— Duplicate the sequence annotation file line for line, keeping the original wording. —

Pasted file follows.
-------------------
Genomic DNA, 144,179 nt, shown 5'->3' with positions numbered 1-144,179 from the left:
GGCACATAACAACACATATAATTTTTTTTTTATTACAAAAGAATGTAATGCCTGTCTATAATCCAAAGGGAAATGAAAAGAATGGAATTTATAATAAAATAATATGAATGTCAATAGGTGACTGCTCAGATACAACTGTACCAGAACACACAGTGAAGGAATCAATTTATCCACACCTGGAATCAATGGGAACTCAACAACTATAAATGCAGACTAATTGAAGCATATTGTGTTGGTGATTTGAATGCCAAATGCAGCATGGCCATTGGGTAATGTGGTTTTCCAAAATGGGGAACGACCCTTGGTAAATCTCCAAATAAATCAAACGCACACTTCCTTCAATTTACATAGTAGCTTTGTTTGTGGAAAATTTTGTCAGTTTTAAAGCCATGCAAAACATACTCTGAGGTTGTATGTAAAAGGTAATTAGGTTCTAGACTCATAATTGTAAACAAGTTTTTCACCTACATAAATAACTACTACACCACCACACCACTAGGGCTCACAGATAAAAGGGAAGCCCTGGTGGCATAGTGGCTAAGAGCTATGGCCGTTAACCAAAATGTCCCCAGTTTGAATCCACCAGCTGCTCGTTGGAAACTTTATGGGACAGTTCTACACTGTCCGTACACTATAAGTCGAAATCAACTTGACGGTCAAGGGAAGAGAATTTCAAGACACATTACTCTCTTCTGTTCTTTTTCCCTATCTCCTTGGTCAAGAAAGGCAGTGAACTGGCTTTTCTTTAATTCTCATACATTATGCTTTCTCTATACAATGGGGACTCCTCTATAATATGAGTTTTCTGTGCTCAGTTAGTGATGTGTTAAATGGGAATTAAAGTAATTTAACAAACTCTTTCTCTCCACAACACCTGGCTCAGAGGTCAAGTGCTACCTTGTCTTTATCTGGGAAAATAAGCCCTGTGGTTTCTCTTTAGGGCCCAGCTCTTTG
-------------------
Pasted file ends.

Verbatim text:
Genomic DNA, 144,179 nt, shown 5'->3' with positions numbered 1-144,179 from the left:
GGCACATAACAACACATATAATTTTTTTTTTATTACAAAAGAATGTAATGCCTGTCTATAATCCAAAGGGAAATGAAAAGAATGGAATTTATAATAAAATAATATGAATGTCAATAGGTGACTGCTCAGATACAACTGTACCAGAACACACAGTGAAGGAATCAATTTATCCACACCTGGAATCAATGGGAACTCAACAACTATAAATGCAGACTAATTGAAGCATATTGTGTTGGTGATTTGAATGCCAAATGCAGCATGGCCATTGGGTAATGTGGTTTTCCAAAATGGGGAACGACCCTTGGTAAATCTCCAAATAAATCAAACGCACACTTCCTTCAATTTACATAGTAGCTTTGTTTGTGGAAAATTTTGTCAGTTTTAAAGCCATGCAAAACATACTCTGAGGTTGTATGTAAAAGGTAATTAGGTTCTAGACTCATAATTGTAAACAAGTTTTTCACCTACATAAATAACTACTACACCACCACACCACTAGGGCTCACAGATAAAAGGGAAGCCCTGGTGGCATAGTGGCTAAGAGCTATGGCCGTTAACCAAAATGTCCCCAGTTTGAATCCACCAGCTGCTCGTTGGAAACTTTATGGGACAGTTCTACACTGTCCGTACACTATAAGTCGAAATCAACTTGACGGTCAAGGGAAGAGAATTTCAAGACACATTACTCTCTTCTGTTCTTTTTCCCTATCTCCTTGGTCAAGAAAGGCAGTGAACTGGCTTTTCTTTAATTCTCATACATTATGCTTTCTCTATACAATGGGGACTCCTCTATAATATGAGTTTTCTGTGCTCAGTTAGTGATGTGTTAAATGGGAATTAAAGTAATTTAACAAACTCTTTCTCTCCACAACACCTGGCTCAGAGGTCAAGTGCTACCTTGTCTTTATCTGGGAAAATAAGCCCTGTGGTTTCTCTTTAGGGCCCAGCTCTTTG